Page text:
iOS Frameworks : Initializing Yourself in 0 Lines of Code

Ease of integration is a priority for every SDK developer. An app developer shouldn’t have to spend hours digging deep into your documentation to accomplish what he or she has set out to do. That said, as an SDK developer you are probably wary of providing an integration that’s too simple, since you want your code to be notified of some important moments in the application lifecycle. One of the most important clues about the app is its initialization status. For instance, you may have critical setup tasks to do at app launch, but you don’t want your integrator to invoke your SDK in their application:DidFinishLaunchingWithOptions: method.

The UIApplication class reference documents some handy notifications that you may not be aware of, such as  “UIApplicationDidFinishLaunchingNotification”, “UIApplicationDidBecomeActiveNotification”, and “UIApplicationDidEnterBackgroundNotification”. These notifications are the key to your SDK receiving information about the application’s initialization status. With them, you can know when the app has finished launching, when it was backgrounded and when its session has resumed.

But handy as these notifications may be, how should your SDK register to observe them in a timely fashion?

NSObject documents the static +load method as being “Invoked whenever a class or category is added to the Objective-C runtime; implement this method to perform class-specific behavior upon loading.”

This is extremely powerful. Since the +load method is invoked once for every new class that is added to the runtime, we now have a way to execute code without ever being called by the integrating developer. However, +load is called extremely early in the application launch cycle. (It’s actually called before the main() function of the application.) At this stage, the app hasn’t really even started yet, so we can’t safely perform any operations here. In fact, we’re still unsure which other classes have received their +load message and are safe to use. Thankfully, Apple did document the initialization procedure:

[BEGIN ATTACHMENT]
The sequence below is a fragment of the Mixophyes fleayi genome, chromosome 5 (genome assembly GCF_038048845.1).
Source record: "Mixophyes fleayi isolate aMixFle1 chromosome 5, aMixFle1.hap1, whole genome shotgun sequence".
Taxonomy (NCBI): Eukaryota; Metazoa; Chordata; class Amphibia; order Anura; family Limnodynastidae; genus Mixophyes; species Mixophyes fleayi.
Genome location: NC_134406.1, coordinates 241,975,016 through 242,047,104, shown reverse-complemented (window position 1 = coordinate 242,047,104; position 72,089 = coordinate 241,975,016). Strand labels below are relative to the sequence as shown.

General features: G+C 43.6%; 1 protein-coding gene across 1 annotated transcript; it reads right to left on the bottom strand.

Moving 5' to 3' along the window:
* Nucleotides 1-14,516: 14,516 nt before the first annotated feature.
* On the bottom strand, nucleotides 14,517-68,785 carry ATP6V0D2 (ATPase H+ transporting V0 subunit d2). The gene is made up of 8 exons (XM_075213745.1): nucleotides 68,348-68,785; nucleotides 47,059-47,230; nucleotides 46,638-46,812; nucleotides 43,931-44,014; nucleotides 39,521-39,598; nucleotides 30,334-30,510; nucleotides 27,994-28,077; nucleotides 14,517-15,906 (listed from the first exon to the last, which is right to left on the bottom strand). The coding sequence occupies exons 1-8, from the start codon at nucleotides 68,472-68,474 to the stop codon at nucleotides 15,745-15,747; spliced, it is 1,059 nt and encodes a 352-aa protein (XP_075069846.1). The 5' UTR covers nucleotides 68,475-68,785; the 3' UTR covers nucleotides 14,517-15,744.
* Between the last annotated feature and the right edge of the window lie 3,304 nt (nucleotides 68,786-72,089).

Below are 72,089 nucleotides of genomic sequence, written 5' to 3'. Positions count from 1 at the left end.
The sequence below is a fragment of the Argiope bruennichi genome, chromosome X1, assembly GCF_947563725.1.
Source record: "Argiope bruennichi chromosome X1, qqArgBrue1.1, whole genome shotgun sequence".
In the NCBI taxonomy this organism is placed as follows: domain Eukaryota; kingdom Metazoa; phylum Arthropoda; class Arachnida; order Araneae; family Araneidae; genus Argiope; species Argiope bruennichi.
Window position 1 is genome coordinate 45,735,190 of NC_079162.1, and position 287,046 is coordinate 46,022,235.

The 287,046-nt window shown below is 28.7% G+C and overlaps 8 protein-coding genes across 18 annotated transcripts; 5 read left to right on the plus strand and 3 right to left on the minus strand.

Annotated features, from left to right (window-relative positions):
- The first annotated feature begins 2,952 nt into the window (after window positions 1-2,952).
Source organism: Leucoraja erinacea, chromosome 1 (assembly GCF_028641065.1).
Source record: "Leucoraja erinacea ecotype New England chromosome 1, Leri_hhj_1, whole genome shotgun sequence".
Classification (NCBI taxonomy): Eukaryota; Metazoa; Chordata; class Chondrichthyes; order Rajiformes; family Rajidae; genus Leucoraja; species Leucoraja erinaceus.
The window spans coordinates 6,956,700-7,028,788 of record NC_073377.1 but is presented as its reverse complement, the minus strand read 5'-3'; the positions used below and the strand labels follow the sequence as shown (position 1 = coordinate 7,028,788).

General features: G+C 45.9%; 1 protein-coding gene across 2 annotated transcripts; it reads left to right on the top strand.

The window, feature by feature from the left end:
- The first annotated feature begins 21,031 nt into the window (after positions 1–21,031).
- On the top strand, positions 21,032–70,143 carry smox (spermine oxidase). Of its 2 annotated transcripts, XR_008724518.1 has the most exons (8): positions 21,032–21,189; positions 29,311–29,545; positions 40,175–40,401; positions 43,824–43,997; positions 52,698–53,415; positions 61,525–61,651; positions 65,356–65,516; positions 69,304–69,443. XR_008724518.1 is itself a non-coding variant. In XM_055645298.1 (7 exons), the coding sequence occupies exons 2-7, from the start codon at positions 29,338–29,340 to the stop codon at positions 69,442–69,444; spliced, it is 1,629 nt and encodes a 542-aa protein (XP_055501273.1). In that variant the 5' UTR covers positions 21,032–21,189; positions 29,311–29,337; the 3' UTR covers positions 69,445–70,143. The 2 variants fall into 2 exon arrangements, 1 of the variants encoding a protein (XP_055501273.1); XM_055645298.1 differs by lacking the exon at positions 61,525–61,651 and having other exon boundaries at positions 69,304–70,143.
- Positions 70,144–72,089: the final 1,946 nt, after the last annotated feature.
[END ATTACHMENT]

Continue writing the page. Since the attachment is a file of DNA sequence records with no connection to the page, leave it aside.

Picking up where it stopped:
The order of initialization is as follows:

  1. All initializers in any framework you link to.
  2. All +load methods in your image.
  3. All C++ static initializers and C/C++ __attribute__(constructor) functions in your image.
  4. All initializers in frameworks that link to you.

From this we learn that any frameworks you link to (namely, Apple frameworks) are loaded before your classes. That makes Apple framework classes safe to use. This is the perfect place for you to register with NSNotificationCenter. Note that at this point there is still no autorelease pool, so make sure to use one (even if you’re using ARC):

 +(void)load
 {
   @autoreleasepool {
     [[NSNotificationCenter defaultCenter] addObserver:self
     selector:@selector(applicationDidFinishLaunching:)
     name:UIApplicationDidFinishLaunchingNotification
     object:nil];

     [[NSNotificationCenter defaultCenter] addObserver:self
     selector:@selector(applicationDidBecomeActive:)
     name:UIApplicationDidBecomeActiveNotification
     object:nil];

     [[NSNotificationCenter defaultCenter] addObserver:self
     selector:@selector(applicationDidEnterBackground:)
     name:UIApplicationDidEnterBackgroundNotification
     object:nil];
   }
 }

Now that you’ve registered as an observer with NSNotificationCenter, you can implement methods to receive these notifications and safely perform any setup and/or cleanup code you need, without the developer ever needing to call into your SDK:

+(void)applicationDidFinishLaunching:(NSNotification*)notification

{

}

+(void)applicationDidBecomeActive:(NSNotification*)notification

{

}

+(void)applicationDidEnterBackground:(NSNotification*)notification

{

}

Note that these notifications are fired after their respective methods have completed in the app’s UIApplicationDelegate.

That’s it! You’ve just successfully initialized your SDK with 0 lines of code required from the developer. For some SDKs, the developer may never need to call you. How fantastic is that?

Check out my github for a working sample.

Further reading on the +load method from the inimitable Mike Ash: https://www.mikeash.com/pyblog/friday-qa-2009-05-22-objective-c-class-loading-and-initialization.html



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